# Logarithms Part 2: Base Ten Logs, Natural Logs, and the Change-Of-Base Property

TLDRThis video explains logarithmic bases, starting with the base 10 logarithm function on calculators. It then introduces base e, an irrational number called Euler's number that arises from calculating compound interest, which equals approximately 2.718. The natural logarithmic function uses base e. Finally, it explains the change-of-base property, allowing conversion between logarithmic bases, and demonstrates how to convert uncommon bases to base 10 or base e for calculator use.

###### Takeaways

- ๐ The log button on calculators implies a base 10 logarithm by default. This is called the common logarithm.
- ๐ฒ Logarithms can have any positive base except 1, even irrational numbers like e.
- ๐ e is approximately 2.718 and is defined as the limit of (1 + 1/N)^N as N approaches infinity.
- ๐ก Natural logarithms (ln) have a base of e. They allow you to calculate the power e would have to be raised to in order to get a number.
- ๐งฎ The change-of-base property allows you to convert between logarithmic bases using the formula: logB(x) = logA(x)/logA(B).
- ๐ Log scales like pH utilize base 10 logs, where each unit represents a 10-fold increase or decrease.
- โฉ As the compounding period increases towards infinity in the definition of e, the total return approaches e but never quite reaches it.
- ๐คฏ e is an irrational number with non-repeating decimals that go on forever.
- ๐ฆ The expression (1 + 1/N)^N was originally used to compute annual, continuous interest.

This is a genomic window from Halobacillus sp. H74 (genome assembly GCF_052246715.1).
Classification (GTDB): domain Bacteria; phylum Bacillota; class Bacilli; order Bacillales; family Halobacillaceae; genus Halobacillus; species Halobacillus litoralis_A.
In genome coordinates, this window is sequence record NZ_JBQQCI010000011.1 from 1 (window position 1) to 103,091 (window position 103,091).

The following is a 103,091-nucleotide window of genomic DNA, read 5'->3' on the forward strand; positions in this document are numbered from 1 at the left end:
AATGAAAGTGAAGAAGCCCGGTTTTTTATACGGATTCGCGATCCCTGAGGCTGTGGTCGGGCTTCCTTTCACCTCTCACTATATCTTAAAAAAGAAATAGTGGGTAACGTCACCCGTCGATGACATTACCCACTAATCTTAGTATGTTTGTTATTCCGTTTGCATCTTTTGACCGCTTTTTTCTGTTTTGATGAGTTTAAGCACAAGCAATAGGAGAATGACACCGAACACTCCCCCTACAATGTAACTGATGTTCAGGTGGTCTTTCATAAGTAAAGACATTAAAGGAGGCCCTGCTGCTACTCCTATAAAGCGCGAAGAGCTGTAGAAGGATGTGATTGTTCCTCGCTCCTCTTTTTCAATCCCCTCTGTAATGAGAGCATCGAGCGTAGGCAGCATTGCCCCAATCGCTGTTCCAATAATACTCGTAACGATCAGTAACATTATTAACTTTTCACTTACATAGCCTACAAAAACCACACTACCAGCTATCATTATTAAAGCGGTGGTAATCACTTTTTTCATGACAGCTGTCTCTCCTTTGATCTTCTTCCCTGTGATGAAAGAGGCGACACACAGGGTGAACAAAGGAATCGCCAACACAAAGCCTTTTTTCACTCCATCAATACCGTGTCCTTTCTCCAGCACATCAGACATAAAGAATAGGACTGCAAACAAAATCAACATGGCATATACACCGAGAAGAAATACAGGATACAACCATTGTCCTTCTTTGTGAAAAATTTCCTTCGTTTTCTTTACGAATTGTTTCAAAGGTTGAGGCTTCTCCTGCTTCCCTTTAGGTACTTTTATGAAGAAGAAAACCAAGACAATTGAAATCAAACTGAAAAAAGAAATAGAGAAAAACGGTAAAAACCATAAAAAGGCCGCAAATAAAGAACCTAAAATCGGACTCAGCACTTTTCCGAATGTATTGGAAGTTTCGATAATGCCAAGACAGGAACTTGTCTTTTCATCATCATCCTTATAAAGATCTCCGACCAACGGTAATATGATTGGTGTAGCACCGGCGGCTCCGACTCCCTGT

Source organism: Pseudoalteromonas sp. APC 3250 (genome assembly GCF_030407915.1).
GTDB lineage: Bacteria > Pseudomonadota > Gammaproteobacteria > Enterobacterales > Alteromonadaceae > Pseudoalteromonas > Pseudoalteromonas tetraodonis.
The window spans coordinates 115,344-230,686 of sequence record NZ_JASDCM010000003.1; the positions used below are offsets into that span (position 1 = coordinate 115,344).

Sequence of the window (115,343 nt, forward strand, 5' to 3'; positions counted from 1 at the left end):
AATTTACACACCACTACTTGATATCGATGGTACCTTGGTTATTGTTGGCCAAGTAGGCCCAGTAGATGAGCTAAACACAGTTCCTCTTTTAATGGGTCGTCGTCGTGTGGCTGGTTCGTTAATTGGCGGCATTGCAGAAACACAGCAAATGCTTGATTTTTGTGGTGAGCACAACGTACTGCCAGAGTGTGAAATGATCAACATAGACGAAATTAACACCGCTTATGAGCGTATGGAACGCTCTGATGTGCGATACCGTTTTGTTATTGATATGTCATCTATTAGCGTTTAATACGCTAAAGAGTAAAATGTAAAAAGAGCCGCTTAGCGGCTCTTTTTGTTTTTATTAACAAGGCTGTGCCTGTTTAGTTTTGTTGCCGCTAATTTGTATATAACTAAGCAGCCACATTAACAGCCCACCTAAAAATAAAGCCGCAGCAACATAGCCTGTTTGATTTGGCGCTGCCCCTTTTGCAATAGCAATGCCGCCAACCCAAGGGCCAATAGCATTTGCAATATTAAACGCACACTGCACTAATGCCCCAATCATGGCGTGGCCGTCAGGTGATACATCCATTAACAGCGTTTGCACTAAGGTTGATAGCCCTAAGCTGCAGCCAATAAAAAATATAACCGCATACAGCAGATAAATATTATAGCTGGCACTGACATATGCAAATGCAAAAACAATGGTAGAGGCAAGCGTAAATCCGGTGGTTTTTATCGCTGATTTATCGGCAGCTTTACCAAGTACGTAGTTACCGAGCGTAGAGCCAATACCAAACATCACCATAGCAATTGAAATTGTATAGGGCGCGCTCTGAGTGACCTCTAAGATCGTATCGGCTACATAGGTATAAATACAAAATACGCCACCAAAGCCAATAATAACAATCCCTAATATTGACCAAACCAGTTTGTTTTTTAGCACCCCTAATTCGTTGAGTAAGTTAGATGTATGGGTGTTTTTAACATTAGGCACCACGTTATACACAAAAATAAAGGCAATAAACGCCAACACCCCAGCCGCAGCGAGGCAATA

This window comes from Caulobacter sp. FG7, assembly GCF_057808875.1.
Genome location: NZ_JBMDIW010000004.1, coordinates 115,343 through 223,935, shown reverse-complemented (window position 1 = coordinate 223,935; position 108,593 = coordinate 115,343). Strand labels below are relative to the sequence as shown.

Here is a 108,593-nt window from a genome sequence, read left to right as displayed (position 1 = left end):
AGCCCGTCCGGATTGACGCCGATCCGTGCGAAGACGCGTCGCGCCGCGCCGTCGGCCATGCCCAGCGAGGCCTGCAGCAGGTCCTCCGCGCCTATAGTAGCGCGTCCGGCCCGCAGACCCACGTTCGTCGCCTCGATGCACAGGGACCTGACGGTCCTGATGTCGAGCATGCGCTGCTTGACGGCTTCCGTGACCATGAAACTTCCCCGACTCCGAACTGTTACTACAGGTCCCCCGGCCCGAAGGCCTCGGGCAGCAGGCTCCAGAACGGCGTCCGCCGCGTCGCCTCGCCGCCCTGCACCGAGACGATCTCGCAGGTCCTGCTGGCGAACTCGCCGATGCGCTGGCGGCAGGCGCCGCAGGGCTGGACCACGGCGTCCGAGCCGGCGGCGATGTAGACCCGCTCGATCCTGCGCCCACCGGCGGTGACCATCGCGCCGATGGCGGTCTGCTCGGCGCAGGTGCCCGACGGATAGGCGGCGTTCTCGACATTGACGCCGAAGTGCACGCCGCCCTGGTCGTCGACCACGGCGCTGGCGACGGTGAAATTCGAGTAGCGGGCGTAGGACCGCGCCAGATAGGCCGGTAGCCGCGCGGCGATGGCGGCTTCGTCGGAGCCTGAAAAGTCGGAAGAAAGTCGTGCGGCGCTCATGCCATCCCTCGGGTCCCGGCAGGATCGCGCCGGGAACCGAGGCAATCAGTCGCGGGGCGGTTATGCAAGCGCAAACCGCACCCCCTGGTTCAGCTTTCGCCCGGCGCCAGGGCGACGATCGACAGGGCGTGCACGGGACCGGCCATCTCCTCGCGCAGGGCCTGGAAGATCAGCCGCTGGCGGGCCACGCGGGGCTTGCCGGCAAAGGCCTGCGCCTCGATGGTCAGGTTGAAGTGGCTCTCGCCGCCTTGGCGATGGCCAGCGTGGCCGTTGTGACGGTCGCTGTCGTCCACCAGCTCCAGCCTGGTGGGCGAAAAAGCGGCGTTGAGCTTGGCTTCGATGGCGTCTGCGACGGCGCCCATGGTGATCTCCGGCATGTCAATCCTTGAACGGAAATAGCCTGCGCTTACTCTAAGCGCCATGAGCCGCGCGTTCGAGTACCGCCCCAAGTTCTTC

- ๐ง Knowing how to convert between logarithmic bases is an important skill for solving equations.

###### Q & A

### What is the default base for logarithms when no base is specified?

-When no base is specified for a logarithm, base 10 is implied. This is called the common logarithm.

### Why is base 10 a practical base to use for logarithms?

-Base 10 logarithms are useful for many practical purposes because we use a base 10 number system. Log scales that represent a tenfold increase at each unit, like the pH scale, utilize base 10 logs.

### What is the number e and why is it important in mathematics?

-e is an important irrational number approximately equal to 2.718. It represents the limit of the expression (1 + 1/n)^n as n approaches infinity. It is the base of natural logarithms which occur frequently in calculus and other areas of mathematics.

### What are some key properties of the number e?

-e is an irrational number, meaning its digits go on forever without repetition. It cannot be expressed exactly as a finite decimal. e is also the limit that compound interest approaches with continuous compounding.

### What is a natural logarithm?

-A natural logarithm, written as ln(x), is a logarithm with base e. They are called natural logarithms because e is considered the most natural base.

### Why can't we directly evaluate logs with bases other than 10 or e on a calculator?

-Most calculators only have buttons for base 10 logs and natural logs. To evaluate logs with other bases, we use the change of base property to convert them to base 10 or base e.